Why UAE school closures are an important opportunity to fight coronavirus

Coronavirus is taking the world to school, but halting classes is a decision that deserves top marks

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Starting today, schools and universities across the UAE will be closed for four weeks as a preventive measure to limit possible transmission of coronavirus. The annual two-week spring holiday has been moved forward and commences today. This will be followed by two weeks of regular lessons conducted via remote learning rather than in a physical classroom. The Ministry of Education has also announced it will be running a "sterilisation programme" for educational facilities and school buses.

Many residents of the Emirates are rightly concerned about the international coronavirus epidemic. It is important to remember, however, that countermeasures against the virus should serve as a source of comfort, rather than panic or fear.

epa08271390 A school bus passes in front of Burj Al Arab Luxury Hotel in Dubai, United Arab Emirates, 04 March 2020 (issued on 05 March 2020). Dubai Health Authority (DHA) confirmed the diagnose of a school girl with coronavirus after it transferred from her father. The Ministry of Education of UAE has announced on 03 March 2020 the start of the initiative of learning from distance, also announced that on 08 March 2020 the private and public schools will start the four weeks spring vacation in addition to colleges and universities in UAE which was supposed to start on 29 March till 12 April, as a step to avoid the prevent the spread of the virus.  EPA/ALI HAIDER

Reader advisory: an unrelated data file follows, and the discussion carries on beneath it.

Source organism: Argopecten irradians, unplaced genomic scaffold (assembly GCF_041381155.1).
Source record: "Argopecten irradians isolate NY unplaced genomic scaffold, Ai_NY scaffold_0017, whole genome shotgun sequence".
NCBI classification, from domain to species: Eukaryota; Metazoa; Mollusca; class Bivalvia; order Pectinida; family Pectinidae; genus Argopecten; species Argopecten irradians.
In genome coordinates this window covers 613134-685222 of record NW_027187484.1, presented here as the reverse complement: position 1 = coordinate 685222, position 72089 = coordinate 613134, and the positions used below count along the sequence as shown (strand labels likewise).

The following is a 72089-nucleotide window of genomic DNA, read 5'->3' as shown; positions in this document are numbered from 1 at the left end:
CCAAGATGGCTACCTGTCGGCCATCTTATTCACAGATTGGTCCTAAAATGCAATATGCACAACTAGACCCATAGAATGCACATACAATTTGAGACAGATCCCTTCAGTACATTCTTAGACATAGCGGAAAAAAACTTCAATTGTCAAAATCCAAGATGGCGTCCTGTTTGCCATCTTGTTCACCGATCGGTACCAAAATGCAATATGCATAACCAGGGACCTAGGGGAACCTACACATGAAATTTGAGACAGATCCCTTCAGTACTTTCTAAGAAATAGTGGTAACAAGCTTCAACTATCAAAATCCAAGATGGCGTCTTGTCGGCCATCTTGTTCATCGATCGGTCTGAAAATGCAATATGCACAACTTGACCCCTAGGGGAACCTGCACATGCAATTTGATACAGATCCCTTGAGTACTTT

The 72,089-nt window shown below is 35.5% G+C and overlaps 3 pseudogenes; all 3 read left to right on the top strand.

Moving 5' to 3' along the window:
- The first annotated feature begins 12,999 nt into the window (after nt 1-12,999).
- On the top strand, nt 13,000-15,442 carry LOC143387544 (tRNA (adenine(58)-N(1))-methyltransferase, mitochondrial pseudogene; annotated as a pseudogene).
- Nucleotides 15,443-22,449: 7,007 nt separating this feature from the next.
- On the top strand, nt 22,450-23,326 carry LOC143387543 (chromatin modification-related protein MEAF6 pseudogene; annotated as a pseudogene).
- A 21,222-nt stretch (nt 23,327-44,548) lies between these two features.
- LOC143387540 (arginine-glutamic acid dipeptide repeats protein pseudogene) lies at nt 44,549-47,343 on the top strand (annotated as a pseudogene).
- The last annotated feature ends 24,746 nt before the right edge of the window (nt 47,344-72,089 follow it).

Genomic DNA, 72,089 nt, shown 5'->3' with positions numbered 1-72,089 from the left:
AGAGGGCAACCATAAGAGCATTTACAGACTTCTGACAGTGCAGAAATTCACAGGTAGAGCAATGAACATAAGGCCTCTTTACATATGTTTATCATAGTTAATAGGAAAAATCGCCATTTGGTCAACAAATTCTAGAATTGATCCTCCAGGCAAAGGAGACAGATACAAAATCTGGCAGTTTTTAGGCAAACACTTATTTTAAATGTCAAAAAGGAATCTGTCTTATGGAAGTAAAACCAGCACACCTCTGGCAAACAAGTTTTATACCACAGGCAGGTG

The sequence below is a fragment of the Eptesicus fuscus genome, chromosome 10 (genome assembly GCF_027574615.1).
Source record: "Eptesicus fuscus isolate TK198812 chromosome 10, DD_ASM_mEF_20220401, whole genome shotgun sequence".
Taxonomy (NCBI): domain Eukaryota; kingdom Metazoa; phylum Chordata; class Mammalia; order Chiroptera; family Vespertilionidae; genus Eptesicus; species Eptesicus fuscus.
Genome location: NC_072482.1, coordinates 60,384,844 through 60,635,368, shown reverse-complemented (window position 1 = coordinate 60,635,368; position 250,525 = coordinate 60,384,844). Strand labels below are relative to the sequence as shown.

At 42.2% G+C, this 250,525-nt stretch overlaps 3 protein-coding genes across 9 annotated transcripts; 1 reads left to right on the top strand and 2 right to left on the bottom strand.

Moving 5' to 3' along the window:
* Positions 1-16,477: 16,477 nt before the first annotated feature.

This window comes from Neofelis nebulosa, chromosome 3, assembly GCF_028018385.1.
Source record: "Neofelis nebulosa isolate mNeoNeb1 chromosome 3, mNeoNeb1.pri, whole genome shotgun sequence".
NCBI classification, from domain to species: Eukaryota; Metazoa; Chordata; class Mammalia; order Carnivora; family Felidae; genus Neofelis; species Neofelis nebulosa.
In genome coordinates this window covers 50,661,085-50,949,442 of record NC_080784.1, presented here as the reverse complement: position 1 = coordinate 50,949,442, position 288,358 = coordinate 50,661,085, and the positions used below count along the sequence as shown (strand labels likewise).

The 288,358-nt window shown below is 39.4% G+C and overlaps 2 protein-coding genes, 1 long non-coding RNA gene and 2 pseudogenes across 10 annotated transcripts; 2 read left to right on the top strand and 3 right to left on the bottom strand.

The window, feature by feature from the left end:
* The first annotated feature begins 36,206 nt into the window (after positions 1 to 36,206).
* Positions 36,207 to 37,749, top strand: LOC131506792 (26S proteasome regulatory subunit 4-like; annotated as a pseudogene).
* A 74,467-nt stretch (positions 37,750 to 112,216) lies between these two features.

Minimising school activities for a limited period during epidemics helps to keep children safe. It also limits the conversion of the nation's schools into springboards for wider transmission of the virus into the community. The discovery of a case in a Dubai high school last week further underscores the risk.

In a study carried out by the University of Michigan in the United States on that country's 1918 influenza pandemic, it was found that early decisions taken in many American cities to close schools were some of the most effective moves authorities had made in combatting the virus's spread.

Today, health officials today are better prepared to make some decisions than they were a century ago. The pause in school attendance in the UAE is occurring in tandem with similar measures around the world. Nearly 300 million students worldwide are missing classes this week, from Italy to China to Japan.

Unlike the UAE, however, many of those students will not have access to tools like remote learning. The Emirates are proving to be a pioneer in ensuring that even when class is cancelled, education continues.

And so it must. If there is one thing that humanity's ongoing experience with the coronavirus challenge teaches us, it is that education and knowledge are not only beneficial to our development, but integral to our survival. Effective crisis management requires smart, capable leadership. Young people in school today are tomorrow's leaders. Some will be policymakers and health workers. Good decision-making – from parents and public officials alike – will be key to setting an example for future generations.

So far, at least 45 cases of coronavirus have been formally identified in the UAE. While the global number of cases has hit the 100,000 mark, Gulf countries have taken all measures necessary to control the situation, including cancelling international events, banning flights from heavily affected countries and keeping the public informed on the best ways to keep the virus at bay. It is no wonder, then, that World Health Organisation regional director for the Eastern Mediterranean Dr Ahmed Al Mandhari told The National he was "happy about what has been done" by members states of the GCC.

The closure of schools and nurseries will surely affect parents’ schedules, and we should all do our best to accommodate that. This means allowing employees to take leave or work from home, but also offering to help friends and relatives whenever it is possible and safe to do so. Health crises, naturally, can be unnerving. But they afford an opportunity for individuals to learn more about what they can do to be responsible members of their communities. School is out for the spring, but the lessons for all of us are ongoing.